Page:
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White Supremacist Links to Law Enforcement Are an Urgent Concern

I was an FBI agent who infiltrated white supremacists. Too many local police don’t take the far right seriously — or they actively sympathize with them.

September 1, 2020
Militarized looking police officer with rifle
Stephanie Keith/Getty

This piece origin­ally appeared at the Guard­ian

For decades, the Federal Bureau of Invest­ig­a­tion has routinely warned its agents that the white suprem­acist and far-right milit­ant groups it invest­ig­ates often have links to law enforce­ment. Yet the justice depart­ment has no national strategy designed to protect the communit­ies policed by these danger­ously comprom­ised law enfor­cers. As our nation grapples with how to reima­gine public safety in the wake of the protests follow­ing the police killing of George Floyd, it is time to confront and resolve the persist­ent prob­lem of expli­cit racism in law enforce­ment.

I know about these routine warn­ings because I received them as a young FBI agent prepar­ing to accept an under­cover assign­ment against neo-Nazi groups in Los Angeles, Cali­for­nia, in 1992. But you don’t have to take my word for it. A redac­ted version of a 2006 FBI intel­li­gence assess­ment, White Suprem­acist Infilt­ra­tion of Law Enforce­ment, aler­ted agents to “both stra­tegic infilt­ra­tion by organ­ized groups and self-initi­ated infilt­ra­tion by law enforce­ment person­nel sympath­etic to white suprem­acist causes.”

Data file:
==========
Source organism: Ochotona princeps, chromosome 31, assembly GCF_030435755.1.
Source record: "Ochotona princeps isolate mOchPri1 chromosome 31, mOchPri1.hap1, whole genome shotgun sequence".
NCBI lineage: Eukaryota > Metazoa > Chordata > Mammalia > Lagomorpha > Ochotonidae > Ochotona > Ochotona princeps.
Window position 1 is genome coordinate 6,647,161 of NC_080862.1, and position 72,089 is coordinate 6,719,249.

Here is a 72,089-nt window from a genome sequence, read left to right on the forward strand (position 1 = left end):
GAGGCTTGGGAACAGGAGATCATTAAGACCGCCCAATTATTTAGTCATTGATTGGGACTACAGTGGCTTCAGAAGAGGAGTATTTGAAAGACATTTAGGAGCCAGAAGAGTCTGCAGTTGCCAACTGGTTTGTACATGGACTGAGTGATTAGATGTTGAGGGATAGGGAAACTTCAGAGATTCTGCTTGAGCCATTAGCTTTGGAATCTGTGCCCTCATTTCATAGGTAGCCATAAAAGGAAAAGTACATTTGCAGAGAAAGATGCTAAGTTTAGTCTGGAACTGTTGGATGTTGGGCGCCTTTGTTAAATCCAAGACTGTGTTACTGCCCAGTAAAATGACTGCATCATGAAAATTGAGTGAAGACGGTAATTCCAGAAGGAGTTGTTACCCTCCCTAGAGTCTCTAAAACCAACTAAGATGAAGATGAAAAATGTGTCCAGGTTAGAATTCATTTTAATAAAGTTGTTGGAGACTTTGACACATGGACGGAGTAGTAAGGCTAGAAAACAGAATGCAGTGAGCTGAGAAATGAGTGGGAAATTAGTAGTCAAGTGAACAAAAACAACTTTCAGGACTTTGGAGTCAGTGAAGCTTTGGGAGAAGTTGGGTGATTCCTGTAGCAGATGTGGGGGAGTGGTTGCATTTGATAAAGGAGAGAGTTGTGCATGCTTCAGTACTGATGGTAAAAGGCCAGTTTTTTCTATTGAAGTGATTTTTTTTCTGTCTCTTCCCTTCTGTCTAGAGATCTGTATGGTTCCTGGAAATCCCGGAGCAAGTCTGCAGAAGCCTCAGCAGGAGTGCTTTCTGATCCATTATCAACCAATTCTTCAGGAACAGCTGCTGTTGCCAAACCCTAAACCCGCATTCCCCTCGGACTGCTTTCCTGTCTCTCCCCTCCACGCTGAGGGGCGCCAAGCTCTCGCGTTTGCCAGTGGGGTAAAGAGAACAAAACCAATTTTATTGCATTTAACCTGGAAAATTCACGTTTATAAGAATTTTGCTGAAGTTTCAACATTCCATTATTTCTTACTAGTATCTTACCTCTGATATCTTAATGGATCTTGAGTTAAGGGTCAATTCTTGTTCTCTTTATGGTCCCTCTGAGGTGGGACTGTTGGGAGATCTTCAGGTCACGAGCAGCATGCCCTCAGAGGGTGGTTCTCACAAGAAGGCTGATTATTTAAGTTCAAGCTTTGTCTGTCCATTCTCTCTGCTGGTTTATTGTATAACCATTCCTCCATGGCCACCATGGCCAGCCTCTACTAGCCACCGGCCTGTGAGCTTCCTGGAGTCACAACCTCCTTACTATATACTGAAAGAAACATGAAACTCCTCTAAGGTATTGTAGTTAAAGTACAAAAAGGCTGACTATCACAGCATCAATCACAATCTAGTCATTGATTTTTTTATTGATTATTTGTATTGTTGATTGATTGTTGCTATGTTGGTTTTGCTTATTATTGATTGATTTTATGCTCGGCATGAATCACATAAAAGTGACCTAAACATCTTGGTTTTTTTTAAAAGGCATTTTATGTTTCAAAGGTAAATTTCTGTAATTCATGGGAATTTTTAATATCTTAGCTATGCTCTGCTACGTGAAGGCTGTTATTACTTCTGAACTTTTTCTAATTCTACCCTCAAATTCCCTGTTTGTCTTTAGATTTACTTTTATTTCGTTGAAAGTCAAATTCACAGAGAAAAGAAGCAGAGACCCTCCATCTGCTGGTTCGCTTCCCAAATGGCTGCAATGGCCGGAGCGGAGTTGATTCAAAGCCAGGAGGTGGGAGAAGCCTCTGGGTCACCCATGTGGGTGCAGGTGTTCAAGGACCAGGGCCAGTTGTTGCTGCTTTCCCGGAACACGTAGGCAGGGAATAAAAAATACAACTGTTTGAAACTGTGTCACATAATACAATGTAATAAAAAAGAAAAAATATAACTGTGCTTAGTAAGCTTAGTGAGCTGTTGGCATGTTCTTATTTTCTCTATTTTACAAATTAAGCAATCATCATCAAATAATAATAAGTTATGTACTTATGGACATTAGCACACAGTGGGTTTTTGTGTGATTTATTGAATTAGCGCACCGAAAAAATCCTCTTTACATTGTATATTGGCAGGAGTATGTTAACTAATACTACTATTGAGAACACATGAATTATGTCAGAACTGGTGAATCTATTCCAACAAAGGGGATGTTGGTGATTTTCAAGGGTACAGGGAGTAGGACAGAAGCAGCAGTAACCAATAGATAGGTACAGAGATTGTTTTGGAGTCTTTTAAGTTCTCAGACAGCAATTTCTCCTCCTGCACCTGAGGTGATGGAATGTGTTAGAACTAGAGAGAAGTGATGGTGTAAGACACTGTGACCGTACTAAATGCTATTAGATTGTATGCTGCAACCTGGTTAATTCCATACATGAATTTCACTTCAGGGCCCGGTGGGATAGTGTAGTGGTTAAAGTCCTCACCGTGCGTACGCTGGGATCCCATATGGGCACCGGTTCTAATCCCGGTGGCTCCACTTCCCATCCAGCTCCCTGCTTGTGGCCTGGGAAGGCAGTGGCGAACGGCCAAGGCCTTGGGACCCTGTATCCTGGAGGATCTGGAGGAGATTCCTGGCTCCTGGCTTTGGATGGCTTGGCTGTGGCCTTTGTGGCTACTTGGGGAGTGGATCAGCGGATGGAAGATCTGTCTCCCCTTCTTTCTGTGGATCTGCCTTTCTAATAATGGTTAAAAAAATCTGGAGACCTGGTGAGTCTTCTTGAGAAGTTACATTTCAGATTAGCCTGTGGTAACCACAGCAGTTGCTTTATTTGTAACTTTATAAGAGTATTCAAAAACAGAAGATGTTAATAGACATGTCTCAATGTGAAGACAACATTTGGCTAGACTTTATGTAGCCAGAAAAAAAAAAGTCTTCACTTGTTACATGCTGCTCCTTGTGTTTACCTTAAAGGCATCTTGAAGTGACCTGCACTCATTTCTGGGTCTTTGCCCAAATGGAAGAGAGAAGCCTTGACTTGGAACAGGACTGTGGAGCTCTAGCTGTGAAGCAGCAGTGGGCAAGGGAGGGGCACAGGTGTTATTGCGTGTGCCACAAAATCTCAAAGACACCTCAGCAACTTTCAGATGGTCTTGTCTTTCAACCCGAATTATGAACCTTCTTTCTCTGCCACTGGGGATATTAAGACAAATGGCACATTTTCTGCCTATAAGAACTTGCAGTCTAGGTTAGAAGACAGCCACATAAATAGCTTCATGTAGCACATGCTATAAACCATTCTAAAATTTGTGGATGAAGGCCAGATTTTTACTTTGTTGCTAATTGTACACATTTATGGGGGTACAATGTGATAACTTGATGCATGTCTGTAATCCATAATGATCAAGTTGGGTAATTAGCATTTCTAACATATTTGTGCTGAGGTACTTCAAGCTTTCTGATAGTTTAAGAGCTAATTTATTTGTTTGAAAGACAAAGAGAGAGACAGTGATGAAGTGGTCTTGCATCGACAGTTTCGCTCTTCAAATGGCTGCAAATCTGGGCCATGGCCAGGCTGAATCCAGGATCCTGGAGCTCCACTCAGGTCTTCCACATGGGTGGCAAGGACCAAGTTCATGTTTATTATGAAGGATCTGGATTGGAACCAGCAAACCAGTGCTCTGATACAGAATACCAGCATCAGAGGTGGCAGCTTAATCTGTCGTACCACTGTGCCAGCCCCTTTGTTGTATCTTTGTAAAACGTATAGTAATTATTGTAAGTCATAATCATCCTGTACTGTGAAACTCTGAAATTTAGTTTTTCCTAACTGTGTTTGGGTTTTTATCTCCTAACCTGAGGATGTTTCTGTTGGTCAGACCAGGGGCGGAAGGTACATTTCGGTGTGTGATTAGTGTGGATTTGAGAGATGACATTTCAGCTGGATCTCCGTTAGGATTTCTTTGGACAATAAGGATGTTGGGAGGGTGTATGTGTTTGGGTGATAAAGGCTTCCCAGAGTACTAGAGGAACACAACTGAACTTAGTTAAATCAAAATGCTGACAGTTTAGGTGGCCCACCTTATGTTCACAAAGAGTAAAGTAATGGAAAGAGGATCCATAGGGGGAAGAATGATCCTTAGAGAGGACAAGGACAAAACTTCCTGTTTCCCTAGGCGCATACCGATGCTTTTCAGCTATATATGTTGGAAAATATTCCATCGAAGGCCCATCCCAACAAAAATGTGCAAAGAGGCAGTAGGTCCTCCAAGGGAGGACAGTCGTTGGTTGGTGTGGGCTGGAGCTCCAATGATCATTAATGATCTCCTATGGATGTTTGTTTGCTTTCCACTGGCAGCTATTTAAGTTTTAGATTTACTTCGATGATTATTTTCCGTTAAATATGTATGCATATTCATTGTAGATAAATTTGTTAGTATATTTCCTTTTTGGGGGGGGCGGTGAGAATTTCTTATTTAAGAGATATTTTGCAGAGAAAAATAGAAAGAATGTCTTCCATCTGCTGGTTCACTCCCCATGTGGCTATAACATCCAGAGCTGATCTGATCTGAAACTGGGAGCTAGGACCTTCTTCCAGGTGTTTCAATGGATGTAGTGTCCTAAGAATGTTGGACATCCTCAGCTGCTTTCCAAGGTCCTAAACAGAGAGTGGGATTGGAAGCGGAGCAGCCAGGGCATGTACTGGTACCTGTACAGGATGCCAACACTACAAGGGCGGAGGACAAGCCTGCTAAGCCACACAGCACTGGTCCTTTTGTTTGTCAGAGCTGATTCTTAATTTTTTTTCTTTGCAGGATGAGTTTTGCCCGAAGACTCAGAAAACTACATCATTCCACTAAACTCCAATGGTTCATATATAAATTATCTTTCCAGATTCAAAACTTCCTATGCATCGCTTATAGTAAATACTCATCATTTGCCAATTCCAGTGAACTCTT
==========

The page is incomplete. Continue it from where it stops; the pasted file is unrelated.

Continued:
A leaked 2015 counter-terror­ism policy guide made the case more directly, warn­ing agents that FBI “domestic terror­ism invest­ig­a­tions focused on mili­tia extrem­ists, white suprem­acist extrem­ists, and sover­eign citizen extrem­ists often have iden­ti­fied active links to law enforce­ment officers.”

If the govern­ment knew that al-Qaida or Isis had infilt­rated Amer­ican law enforce­ment agen­cies, it would undoubtedly initi­ate a nation­wide effort to identify them and neut­ral­ize the threat they posed. Yet white suprem­acists and far-right milit­ants have commit­ted far more attacks and killed more people in the U.S. over the last 10 years than any foreign terror­ist move­ment. The FBI regards them as the most lethal domestic terror threat. The need for national action is even more crit­ical.